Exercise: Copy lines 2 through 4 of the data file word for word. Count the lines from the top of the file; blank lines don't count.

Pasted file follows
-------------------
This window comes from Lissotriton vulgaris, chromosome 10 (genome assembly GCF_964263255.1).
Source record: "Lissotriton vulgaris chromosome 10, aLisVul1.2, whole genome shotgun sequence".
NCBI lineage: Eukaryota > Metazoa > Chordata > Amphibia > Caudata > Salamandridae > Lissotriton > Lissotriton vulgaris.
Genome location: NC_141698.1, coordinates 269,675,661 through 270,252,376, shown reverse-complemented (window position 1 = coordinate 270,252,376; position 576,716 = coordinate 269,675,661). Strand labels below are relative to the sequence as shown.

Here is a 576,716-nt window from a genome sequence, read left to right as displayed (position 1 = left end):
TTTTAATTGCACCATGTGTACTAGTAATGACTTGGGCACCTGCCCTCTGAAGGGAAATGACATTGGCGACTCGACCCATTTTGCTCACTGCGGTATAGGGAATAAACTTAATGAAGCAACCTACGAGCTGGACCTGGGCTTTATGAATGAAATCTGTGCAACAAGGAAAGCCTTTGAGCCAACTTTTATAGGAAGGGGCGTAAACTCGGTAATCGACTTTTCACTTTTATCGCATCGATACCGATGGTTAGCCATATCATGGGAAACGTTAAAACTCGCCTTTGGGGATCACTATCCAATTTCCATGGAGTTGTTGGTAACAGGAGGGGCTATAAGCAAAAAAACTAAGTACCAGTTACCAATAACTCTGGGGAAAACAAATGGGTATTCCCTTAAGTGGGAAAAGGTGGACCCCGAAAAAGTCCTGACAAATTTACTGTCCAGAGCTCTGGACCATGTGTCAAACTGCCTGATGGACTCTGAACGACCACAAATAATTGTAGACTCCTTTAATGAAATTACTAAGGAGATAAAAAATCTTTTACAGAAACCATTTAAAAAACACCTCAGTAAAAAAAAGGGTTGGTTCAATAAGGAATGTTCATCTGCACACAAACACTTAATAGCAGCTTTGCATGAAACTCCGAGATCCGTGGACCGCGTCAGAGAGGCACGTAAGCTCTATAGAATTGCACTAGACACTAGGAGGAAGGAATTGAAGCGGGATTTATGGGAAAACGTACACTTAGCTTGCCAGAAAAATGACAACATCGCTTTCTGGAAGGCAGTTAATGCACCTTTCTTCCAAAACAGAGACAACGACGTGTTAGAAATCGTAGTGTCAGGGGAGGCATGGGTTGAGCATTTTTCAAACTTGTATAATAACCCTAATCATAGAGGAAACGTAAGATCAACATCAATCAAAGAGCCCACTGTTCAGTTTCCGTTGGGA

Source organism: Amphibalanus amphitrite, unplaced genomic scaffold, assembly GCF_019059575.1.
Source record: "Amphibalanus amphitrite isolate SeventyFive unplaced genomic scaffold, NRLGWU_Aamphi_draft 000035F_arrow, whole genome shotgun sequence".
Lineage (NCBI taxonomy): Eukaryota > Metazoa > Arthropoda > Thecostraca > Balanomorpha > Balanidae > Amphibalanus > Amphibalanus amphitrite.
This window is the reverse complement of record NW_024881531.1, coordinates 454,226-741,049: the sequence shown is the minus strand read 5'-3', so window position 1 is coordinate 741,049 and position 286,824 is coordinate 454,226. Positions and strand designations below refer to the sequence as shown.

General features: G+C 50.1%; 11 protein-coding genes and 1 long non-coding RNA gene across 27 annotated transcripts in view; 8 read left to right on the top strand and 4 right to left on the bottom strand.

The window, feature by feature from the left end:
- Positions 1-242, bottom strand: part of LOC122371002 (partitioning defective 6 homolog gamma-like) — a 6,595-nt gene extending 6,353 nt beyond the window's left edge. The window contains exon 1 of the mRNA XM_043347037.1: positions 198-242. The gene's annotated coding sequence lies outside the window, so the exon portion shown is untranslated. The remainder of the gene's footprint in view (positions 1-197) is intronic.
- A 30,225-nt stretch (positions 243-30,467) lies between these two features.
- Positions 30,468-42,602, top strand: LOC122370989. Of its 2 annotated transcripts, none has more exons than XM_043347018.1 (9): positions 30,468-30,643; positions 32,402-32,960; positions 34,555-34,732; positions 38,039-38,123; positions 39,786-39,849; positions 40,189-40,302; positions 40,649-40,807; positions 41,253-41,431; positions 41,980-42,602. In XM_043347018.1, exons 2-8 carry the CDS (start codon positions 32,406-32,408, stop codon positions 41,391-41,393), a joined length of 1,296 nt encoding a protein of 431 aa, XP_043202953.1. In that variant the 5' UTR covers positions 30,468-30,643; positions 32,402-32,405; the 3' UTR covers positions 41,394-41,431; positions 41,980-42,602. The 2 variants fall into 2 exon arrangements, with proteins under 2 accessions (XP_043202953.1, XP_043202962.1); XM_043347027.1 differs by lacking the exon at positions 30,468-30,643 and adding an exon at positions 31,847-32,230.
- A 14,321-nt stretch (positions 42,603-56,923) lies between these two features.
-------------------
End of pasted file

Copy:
Source record: "Lissotriton vulgaris chromosome 10, aLisVul1.2, whole genome shotgun sequence".
NCBI lineage: Eukaryota > Metazoa > Chordata > Amphibia > Caudata > Salamandridae > Lissotriton > Lissotriton vulgaris.
Genome location: NC_141698.1, coordinates 269,675,661 through 270,252,376, shown reverse-complemented (window position 1 = coordinate 270,252,376; position 576,716 = coordinate 269,675,661). Strand labels below are relative to the sequence as shown.